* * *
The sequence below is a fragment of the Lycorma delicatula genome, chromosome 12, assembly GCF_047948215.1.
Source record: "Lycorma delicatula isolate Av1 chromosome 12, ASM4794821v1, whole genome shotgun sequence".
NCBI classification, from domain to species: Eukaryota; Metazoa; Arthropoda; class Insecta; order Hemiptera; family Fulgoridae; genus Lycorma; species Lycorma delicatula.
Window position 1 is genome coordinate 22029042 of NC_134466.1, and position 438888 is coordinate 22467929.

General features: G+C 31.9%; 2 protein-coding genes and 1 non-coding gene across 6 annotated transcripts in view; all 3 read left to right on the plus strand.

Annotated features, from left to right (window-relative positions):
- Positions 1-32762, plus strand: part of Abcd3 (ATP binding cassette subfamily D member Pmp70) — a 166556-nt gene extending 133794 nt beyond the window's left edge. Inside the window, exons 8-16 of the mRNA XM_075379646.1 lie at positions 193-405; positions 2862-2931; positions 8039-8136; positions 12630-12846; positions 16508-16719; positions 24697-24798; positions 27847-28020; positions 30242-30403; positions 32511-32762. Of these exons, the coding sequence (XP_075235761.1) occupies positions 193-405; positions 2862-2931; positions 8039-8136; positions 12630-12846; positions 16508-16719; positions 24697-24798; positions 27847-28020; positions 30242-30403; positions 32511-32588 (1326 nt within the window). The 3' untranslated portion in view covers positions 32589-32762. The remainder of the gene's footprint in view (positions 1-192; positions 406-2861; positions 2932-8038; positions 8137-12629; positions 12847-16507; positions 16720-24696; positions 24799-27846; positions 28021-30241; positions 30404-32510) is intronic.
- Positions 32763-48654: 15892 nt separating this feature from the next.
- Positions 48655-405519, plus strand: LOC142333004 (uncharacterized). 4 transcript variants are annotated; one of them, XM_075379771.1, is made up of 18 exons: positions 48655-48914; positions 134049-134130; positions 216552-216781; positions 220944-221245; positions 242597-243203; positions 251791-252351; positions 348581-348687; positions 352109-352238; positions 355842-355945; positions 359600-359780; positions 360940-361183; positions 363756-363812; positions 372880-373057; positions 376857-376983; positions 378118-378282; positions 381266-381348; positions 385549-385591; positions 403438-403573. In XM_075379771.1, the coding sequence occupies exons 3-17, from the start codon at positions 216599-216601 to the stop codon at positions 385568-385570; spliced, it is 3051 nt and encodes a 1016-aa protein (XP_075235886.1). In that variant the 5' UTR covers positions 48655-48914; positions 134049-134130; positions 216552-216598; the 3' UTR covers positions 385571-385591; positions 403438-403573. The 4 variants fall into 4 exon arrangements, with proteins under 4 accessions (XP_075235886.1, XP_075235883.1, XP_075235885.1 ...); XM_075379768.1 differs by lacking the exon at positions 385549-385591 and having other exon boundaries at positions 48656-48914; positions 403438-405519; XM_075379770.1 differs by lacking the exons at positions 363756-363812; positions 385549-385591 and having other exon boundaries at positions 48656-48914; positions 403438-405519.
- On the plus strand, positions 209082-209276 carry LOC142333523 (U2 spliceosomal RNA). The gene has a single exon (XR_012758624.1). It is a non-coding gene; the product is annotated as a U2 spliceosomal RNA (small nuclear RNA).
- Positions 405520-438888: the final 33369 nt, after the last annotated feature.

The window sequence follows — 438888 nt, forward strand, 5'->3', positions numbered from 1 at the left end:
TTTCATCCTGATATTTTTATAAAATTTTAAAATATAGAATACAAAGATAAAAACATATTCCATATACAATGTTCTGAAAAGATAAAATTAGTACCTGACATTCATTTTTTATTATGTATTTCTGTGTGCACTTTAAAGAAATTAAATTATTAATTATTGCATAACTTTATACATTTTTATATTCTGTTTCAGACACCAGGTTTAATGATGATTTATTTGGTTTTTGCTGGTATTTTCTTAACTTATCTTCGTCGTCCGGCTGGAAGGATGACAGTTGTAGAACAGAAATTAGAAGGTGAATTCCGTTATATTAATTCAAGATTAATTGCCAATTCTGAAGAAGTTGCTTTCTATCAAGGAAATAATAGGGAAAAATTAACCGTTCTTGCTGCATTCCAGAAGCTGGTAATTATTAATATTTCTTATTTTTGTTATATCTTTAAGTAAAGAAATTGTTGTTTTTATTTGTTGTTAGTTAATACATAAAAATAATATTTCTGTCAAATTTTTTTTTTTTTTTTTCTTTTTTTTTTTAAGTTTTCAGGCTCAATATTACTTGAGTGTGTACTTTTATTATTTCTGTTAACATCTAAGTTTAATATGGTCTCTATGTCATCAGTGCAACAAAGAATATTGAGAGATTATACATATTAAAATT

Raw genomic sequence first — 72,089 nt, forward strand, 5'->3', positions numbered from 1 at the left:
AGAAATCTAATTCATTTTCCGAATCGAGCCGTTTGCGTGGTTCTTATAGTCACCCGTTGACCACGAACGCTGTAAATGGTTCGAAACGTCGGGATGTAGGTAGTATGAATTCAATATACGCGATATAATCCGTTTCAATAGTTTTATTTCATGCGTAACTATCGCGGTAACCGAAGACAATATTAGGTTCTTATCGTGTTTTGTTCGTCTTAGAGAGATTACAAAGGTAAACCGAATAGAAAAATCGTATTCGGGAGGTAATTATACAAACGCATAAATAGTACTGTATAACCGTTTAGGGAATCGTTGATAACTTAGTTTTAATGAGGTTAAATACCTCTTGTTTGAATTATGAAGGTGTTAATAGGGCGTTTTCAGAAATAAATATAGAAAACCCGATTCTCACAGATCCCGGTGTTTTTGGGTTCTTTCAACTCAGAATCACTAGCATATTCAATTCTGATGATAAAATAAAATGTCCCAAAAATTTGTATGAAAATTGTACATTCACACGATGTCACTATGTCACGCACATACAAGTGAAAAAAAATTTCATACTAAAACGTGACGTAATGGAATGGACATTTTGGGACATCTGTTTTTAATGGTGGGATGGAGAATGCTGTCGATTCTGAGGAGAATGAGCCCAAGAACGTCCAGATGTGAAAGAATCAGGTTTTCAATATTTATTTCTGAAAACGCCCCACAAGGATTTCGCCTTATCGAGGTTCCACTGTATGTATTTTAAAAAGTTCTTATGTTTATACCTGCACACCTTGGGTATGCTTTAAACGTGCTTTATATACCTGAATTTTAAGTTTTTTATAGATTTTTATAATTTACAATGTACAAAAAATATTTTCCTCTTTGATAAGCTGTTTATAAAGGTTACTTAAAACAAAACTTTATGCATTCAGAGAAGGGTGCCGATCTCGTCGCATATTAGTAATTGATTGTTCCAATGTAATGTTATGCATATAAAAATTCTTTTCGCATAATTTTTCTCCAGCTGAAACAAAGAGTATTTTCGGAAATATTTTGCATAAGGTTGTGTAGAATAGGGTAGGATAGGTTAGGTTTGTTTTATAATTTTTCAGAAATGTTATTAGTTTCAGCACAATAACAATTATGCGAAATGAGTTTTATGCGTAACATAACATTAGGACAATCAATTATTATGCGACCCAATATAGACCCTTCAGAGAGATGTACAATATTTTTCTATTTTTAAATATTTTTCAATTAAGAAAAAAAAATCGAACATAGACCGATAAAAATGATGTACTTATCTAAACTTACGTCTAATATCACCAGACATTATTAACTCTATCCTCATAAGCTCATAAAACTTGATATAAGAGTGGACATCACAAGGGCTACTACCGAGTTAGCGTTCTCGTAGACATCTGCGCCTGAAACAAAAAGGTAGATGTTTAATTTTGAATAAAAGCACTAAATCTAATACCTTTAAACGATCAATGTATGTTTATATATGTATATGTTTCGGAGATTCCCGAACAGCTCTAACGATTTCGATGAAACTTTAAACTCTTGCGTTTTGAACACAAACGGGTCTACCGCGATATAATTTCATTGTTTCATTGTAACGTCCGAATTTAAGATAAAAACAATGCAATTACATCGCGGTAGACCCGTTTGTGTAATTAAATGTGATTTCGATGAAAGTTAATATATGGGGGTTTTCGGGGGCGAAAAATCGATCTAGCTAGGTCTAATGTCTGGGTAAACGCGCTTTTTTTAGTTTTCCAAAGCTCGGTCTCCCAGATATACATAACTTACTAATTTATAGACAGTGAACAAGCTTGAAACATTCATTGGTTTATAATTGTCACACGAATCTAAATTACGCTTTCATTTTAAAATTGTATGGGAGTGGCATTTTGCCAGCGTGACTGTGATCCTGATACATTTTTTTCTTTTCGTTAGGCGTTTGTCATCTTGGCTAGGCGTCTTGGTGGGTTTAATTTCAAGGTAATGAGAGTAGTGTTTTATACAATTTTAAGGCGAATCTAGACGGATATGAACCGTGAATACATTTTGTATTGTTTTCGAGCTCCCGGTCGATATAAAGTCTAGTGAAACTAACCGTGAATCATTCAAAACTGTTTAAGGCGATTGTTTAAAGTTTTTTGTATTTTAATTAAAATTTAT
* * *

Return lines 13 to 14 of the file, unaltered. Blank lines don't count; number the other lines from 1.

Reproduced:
TTTCATCCTGATATTTTTATAAAATTTTAAAATATAGAATACAAAGATAAAAACATATTCCATATACAATGTTCTGAAAAGATAAAATTAGTACCTGACATTCATTTTTTATTATGTATTTCTGTGTGCACTTTAAAGAAATTAAATTATTAATTATTGCATAACTTTATACATTTTTATATTCTGTTTCAGACACCAGGTTTAATGATGATTTATTTGGTTTTTGCTGGTATTTTCTTAACTTATCTTCGTCGTCCGGCTGGAAGGATGACAGTTGTAGAACAGAAATTAGAAGGTGAATTCCGTTATATTAATTCAAGATTAATTGCCAATTCTGAAGAAGTTGCTTTCTATCAAGGAAATAATAGGGAAAAATTAACCGTTCTTGCTGCATTCCAGAAGCTGGTAATTATTAATATTTCTTATTTTTGTTATATCTTTAAGTAAAGAAATTGTTGTTTTTATTTGTTGTTAGTTAATACATAAAAATAATATTTCTGTCAAATTTTTTTTTTTTTTTTTCTTTTTTTTTTTAAGTTTTCAGGCTCAATATTACTTGAGTGTGTACTTTTATTATTTCTGTTAACATCTAAGTTTAATATGGTCTCTATGTCATCAGTGCAACAAAGAATATTGAGAGATTATACATATTAAAATT

Raw genomic sequence first — 72,089 nt, forward strand, 5'->3', positions numbered from 1 at the left: